Indiana University Bloomington
Choose which site to search

Xinjiang
Xinjiang Uyghur Autonomous Region
Shinjang Uyghur Aptonom Rayoni · 新疆维吾尔自治区
Image of Uyghur woman showing cloth she is selling

Capital

Ürümqi

Population

21,590,000

Languages

Uyghur
Mandarin Chinese

Description

Although historically distinct from China, the Xinjiang Uyghur Autonomous Region (Xinjiang), also known as Eastern Turkestan, comprises approximately one-sixth of the land area of the People's Republic of China. The region was conquered under the Manchu Qing dynasty, who named the region "New Frontier," or Xinjiang. After a brief period of independence after the fall of the Qing, the region was reincorporated into the People's Republic of China. Making up nearly one-quarter of the PRC's international borderline, Xinjiang borders with Kazakhstan, Kyrygzstan and Tajikistan to the northwest, Pakistan and India to the southwest, Mongolia to the northeast, Russia to the north, and Afghanistan to the west. The Tian Shan mountain range divides the region into the Dzungarian Basin to the north and the Tarim Basin to the south.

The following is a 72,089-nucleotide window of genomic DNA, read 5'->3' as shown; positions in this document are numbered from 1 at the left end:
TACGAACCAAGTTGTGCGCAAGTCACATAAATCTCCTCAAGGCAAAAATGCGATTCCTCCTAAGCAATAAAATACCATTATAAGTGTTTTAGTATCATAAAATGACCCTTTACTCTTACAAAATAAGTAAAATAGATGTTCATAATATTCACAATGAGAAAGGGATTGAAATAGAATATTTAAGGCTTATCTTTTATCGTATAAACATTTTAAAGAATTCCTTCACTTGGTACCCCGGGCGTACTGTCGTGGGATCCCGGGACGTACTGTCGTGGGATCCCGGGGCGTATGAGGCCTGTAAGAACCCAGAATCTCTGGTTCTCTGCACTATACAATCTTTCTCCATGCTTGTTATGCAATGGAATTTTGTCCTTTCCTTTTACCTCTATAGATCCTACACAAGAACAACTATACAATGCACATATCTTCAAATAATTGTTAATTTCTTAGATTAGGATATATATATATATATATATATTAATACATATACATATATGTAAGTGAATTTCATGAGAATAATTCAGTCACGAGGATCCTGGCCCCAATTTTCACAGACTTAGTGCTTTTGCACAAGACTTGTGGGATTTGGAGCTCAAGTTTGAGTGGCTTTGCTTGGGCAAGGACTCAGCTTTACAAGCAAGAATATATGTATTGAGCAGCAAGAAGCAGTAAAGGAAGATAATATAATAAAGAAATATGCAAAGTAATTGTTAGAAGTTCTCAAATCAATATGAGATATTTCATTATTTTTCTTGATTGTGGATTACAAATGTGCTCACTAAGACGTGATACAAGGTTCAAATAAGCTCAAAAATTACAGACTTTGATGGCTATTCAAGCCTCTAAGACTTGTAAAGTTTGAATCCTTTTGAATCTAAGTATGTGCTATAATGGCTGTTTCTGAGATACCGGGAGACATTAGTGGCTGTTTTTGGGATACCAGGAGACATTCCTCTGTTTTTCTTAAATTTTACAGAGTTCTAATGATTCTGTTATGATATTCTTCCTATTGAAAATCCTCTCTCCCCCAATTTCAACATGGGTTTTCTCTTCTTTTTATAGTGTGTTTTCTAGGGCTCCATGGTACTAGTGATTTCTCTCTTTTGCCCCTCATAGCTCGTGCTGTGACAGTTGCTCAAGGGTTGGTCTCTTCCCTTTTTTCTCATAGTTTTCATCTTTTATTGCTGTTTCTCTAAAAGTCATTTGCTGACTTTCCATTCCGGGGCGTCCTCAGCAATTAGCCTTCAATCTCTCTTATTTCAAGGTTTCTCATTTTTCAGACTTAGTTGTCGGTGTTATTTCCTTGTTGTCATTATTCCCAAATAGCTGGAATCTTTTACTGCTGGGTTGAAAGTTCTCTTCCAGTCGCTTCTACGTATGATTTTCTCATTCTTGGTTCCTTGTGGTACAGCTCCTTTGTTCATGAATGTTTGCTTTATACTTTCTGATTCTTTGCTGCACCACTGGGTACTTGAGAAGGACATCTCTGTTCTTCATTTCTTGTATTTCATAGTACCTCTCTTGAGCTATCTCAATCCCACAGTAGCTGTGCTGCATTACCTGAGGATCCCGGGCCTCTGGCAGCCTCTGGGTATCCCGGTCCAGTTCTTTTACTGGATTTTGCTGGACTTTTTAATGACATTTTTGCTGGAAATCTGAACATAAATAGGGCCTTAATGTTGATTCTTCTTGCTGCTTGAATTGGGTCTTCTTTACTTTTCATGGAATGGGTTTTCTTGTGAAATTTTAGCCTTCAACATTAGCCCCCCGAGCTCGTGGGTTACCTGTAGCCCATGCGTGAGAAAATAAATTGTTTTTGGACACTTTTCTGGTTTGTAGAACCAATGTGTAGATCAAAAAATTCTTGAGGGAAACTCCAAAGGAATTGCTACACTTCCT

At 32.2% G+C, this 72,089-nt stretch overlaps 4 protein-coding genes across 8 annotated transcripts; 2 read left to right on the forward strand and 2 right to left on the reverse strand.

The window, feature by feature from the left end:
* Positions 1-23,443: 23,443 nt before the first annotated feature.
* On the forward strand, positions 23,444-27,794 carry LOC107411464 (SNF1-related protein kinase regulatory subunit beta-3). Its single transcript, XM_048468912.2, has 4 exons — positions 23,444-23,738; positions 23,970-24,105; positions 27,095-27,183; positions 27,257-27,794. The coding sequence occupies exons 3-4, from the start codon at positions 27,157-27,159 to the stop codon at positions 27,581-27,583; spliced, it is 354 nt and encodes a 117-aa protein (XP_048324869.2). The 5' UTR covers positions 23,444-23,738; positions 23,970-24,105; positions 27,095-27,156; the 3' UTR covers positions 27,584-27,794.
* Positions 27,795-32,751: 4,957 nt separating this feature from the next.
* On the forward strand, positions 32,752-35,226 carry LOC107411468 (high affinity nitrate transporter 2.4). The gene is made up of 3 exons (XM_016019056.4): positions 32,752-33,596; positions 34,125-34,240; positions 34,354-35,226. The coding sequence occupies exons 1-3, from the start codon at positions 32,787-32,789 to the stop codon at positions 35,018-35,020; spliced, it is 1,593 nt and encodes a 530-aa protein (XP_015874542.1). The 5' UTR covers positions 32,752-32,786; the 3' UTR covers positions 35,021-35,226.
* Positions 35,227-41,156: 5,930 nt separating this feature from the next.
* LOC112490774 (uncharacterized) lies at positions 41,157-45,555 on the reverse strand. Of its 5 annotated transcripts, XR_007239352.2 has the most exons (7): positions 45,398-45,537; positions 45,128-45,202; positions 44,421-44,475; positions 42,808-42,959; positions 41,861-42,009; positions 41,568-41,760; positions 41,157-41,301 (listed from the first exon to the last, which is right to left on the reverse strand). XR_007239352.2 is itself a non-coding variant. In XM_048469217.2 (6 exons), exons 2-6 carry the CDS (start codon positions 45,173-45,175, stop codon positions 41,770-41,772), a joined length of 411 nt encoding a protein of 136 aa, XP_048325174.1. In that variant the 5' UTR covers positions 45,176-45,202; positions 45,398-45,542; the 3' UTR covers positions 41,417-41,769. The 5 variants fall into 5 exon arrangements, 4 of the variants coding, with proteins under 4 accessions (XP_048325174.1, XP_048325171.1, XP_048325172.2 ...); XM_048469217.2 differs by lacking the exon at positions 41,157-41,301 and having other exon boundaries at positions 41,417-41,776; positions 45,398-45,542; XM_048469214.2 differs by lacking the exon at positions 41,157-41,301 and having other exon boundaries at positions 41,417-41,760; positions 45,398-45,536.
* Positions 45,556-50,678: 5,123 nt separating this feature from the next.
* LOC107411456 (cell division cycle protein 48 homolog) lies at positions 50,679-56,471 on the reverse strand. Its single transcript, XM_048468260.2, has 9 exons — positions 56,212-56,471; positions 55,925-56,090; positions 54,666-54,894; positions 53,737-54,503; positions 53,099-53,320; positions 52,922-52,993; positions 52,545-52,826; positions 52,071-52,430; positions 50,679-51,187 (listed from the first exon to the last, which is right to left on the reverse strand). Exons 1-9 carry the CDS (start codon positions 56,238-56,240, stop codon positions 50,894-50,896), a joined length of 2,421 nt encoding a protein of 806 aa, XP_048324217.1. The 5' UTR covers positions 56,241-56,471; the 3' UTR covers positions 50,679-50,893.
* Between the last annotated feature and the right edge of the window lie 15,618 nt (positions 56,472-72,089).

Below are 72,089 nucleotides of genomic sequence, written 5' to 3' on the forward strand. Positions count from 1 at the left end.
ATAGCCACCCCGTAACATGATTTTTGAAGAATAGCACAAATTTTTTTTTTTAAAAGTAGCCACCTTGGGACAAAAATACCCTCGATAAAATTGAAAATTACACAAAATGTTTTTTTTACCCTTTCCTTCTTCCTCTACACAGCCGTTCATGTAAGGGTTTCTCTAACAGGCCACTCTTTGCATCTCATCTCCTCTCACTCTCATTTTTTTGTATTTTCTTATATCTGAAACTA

While Xinjiang is an ethnically diverse region, the Turkic Muslim Uyghurs comprise approximately half of the region's population. Although the Han Chinese are the second largest ethnic group by a large margin, many other ethnic groups, including Kazakhs, Hui, and Manchus, also inhabit the region. Most of the population is concentrated in Dzungaria, especially near the regional capital of Ürümqi, and in the oasis cities along the rim of the Tarim Basin, such as Kashgar and Turpan.

Xinjiang has been a crossroads of Eurasia linking the great civilizations of India and China to western Eurasia through the Silk Road. The region's history and future is intimately connected to both East and Central Asia. Today, the region is connected to its Central Asian neighbors through highways and railways. In addition to the region's strategic importance, it also is economically important. Xinjiang is well known for its fruit exports, including grapes and melons. Additionally, cotton, sugar beets, wheat, silk, and walnuts are cultivated, and sheep are bred both for their meat and their wool. Other industries include textiles, foodstuff processing, leather, paper, sugar, carpets, raw and refined oil, iron and steel, metallurgy, machinery, chemicals, and power generation.